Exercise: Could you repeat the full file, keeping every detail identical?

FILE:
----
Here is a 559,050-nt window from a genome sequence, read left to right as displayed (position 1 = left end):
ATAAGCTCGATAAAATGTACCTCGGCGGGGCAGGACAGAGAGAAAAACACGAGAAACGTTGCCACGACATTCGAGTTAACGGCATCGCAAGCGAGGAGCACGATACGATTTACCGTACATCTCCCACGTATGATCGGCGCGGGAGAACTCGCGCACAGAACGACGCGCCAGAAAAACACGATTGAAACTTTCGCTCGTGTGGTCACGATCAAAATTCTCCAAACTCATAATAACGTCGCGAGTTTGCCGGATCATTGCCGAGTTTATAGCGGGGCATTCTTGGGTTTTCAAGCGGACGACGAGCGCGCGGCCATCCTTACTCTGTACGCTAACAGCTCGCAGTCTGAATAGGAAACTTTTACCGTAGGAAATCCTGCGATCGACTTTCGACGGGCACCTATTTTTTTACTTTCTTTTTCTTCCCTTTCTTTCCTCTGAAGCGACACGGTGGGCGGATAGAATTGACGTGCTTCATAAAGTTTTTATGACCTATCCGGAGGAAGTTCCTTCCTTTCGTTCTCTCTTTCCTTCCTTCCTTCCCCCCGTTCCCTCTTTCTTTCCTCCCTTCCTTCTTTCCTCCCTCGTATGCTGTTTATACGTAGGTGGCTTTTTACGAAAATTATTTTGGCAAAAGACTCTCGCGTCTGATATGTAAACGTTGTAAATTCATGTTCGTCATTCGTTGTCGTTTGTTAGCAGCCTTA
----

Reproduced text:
Here is a 559,050-nt window from a genome sequence, read left to right as displayed (position 1 = left end):
ATAAGCTCGATAAAATGTACCTCGGCGGGGCAGGACAGAGAGAAAAACACGAGAAACGTTGCCACGACATTCGAGTTAACGGCATCGCAAGCGAGGAGCACGATACGATTTACCGTACATCTCCCACGTATGATCGGCGCGGGAGAACTCGCGCACAGAACGACGCGCCAGAAAAACACGATTGAAACTTTCGCTCGTGTGGTCACGATCAAAATTCTCCAAACTCATAATAACGTCGCGAGTTTGCCGGATCATTGCCGAGTTTATAGCGGGGCATTCTTGGGTTTTCAAGCGGACGACGAGCGCGCGGCCATCCTTACTCTGTACGCTAACAGCTCGCAGTCTGAATAGGAAACTTTTACCGTAGGAAATCCTGCGATCGACTTTCGACGGGCACCTATTTTTTTACTTTCTTTTTCTTCCCTTTCTTTCCTCTGAAGCGACACGGTGGGCGGATAGAATTGACGTGCTTCATAAAGTTTTTATGACCTATCCGGAGGAAGTTCCTTCCTTTCGTTCTCTCTTTCCTTCCTTCCTTCCCCCCGTTCCCTCTTTCTTTCCTCCCTTCCTTCTTTCCTCCCTCGTATGCTGTTTATACGTAGGTGGCTTTTTACGAAAATTATTTTGGCAAAAGACTCTCGCGTCTGATATGTAAACGTTGTAAATTCATGTTCGTCATTCGTTGTCGTTTGTTAGCAGCCTTA